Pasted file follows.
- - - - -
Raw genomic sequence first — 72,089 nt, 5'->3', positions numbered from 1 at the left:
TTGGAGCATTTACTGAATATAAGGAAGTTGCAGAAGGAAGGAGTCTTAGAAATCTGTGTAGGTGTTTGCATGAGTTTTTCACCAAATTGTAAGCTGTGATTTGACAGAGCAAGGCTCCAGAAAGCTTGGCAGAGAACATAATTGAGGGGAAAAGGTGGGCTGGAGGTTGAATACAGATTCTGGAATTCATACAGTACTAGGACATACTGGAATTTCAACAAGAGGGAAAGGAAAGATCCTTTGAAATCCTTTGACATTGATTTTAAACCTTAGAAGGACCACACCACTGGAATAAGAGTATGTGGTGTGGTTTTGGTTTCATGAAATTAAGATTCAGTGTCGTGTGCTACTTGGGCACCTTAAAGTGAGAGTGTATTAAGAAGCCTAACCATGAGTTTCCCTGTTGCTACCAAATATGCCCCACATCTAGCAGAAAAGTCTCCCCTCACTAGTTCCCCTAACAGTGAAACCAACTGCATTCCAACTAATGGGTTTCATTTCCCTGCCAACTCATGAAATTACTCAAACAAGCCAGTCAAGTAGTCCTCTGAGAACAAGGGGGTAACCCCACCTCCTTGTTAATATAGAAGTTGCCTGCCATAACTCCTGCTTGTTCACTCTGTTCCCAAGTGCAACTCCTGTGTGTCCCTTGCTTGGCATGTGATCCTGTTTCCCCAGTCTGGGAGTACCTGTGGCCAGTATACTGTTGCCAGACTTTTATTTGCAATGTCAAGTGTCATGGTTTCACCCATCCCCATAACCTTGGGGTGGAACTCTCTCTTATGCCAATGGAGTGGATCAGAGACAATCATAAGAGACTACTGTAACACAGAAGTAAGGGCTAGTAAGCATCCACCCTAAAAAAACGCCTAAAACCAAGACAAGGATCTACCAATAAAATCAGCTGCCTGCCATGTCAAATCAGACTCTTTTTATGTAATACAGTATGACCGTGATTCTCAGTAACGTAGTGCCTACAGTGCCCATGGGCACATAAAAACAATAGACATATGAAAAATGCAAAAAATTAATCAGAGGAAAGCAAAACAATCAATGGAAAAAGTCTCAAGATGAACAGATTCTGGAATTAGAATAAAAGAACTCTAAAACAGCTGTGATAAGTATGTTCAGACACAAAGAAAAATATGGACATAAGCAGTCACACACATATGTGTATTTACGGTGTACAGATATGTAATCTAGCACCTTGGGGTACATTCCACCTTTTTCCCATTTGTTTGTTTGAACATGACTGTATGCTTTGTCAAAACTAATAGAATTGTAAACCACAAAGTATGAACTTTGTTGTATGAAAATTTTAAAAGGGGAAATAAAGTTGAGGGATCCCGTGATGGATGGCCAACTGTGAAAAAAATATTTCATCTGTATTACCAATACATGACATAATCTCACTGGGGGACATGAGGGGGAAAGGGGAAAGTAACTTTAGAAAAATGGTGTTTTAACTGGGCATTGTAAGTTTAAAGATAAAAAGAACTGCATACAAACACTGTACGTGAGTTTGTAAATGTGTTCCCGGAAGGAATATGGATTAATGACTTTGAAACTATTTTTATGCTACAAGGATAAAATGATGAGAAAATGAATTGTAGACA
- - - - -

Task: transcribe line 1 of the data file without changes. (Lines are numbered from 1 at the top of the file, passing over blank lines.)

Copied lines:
Raw genomic sequence first — 72,089 nt, 5'->3', positions numbered from 1 at the left: